There was no clear trend, it was very scattered with fluctuations the nitrogen had a standard deviation of 0 while the potassium had a standard deviation of 12.1304, this shows an error occurred, a human error. The averages for the levels of the soil however were quite low for healthy growing soil, Potassium had an average of 249.42 which for healthy potting soil a recommended potassium level between 200 and 360. The claim that worm diets affect the nutrients in soil was proved to be correct. The data showed a change in the soil, if the soil was not affected then no change would occur. But due to there not being a positive correlation it shows that the hypothesis was wrong. This may have been because of an error in the experiment planning leading to incorrect data. To have a clear result, one that could be trusted many changed must be made to allow for a more successful experiment.

Conclusion

The hypothesis that if the earthworms are fed different diets then the nutrients they consume will be put into the soil was proved incorrect but the hypothesis is very broad in conclusion the nutrients fluctuated in the experiment. The purpose to learn and create a diet that was beneficial to both worms and soil was achieved.

Sources Of Errors

Errors and inaccuracies in the design and execution of this experiment can be categorized in three ways. Human errors in the carrying out of this experiment comprise of the first category. Some errors in this category include that the environments were not exactly alike, one pot may have had more soil or was slightly more moist than the other, these small mistakes are expected in any experiment and were undoubtedly present in this lab. another group of errors might have been the amount of food given for each, a cup was measured out, but the food was cut up in different shapes and sizes so one pot may have gotten more food than the other. All of the errors listed above may have caused inaccurate data.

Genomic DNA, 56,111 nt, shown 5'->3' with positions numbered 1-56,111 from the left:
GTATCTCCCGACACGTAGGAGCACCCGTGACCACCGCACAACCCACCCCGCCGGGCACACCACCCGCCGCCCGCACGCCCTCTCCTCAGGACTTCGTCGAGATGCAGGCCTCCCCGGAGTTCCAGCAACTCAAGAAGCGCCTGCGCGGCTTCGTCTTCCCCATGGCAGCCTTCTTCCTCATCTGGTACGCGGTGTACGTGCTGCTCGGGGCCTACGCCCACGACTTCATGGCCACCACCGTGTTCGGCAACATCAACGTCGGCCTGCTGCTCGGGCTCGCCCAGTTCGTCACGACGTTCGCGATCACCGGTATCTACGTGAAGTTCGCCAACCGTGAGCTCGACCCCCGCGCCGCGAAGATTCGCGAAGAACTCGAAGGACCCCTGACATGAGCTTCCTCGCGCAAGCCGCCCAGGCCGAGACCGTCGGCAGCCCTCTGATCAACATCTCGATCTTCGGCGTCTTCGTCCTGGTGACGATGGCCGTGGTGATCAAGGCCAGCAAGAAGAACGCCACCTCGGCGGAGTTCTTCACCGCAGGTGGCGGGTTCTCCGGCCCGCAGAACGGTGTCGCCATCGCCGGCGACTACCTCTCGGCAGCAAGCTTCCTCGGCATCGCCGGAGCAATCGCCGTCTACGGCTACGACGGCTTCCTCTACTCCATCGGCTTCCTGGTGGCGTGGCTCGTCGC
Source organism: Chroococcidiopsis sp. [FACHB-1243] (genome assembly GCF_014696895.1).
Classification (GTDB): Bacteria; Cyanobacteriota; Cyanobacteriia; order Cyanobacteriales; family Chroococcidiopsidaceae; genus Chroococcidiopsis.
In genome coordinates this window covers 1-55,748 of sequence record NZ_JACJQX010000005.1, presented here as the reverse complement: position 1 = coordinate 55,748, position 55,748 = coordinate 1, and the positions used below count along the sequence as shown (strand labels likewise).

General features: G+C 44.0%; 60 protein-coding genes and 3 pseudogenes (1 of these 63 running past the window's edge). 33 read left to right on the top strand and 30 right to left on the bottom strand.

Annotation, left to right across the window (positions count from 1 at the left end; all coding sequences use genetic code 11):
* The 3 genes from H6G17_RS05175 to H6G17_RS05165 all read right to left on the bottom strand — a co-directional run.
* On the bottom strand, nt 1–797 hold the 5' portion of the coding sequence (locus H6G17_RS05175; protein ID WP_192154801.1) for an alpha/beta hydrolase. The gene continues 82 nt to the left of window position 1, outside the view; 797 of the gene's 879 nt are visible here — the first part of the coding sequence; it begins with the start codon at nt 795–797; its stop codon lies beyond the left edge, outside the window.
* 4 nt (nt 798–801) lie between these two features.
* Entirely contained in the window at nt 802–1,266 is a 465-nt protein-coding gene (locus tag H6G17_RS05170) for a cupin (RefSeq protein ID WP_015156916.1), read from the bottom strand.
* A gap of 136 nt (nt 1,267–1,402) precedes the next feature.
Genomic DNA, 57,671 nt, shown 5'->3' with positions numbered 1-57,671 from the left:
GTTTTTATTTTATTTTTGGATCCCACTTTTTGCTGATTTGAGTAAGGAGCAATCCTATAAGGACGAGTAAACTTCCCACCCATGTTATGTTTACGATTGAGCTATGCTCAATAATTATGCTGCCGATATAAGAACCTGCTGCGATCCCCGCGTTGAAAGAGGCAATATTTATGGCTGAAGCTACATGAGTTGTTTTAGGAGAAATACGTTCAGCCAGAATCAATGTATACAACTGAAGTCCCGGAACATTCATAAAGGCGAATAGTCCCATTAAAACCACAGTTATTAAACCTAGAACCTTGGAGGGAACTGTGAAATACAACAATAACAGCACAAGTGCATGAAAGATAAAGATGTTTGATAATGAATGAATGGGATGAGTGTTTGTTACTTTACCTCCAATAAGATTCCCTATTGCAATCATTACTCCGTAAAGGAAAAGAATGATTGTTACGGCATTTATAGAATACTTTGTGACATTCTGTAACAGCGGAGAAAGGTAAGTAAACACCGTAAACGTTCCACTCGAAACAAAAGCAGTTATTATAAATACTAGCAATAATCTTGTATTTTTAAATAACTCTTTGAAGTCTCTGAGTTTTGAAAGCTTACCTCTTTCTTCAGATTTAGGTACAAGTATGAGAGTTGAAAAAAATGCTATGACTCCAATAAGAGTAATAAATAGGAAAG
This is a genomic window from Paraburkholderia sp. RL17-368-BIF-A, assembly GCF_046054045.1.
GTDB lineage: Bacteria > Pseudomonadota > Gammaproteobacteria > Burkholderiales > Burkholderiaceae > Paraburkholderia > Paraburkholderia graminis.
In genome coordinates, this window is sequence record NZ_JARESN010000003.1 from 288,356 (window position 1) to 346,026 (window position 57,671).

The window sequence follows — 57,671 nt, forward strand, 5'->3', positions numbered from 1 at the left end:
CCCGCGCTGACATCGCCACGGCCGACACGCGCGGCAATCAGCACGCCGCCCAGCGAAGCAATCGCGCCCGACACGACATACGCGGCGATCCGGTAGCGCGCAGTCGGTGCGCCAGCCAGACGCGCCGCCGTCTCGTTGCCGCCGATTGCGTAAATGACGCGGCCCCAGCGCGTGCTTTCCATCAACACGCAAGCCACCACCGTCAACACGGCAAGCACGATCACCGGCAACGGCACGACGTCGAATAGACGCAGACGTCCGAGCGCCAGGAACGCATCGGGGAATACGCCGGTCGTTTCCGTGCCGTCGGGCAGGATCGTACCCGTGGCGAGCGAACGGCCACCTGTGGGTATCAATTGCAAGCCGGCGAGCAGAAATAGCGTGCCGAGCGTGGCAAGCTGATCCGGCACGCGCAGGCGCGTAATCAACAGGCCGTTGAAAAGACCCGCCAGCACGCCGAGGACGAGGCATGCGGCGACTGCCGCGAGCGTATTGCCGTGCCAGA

Environmental sources of error make up the second category. These types of errors were unforeseen by the executor of the experiment and not written into the experimental design. When the experiment was first started there was an unexpected flash freeze causing the worms used to die. A second batch of worms was purchased to continue the experiment, but the results were most likely skewed because a different control group was added..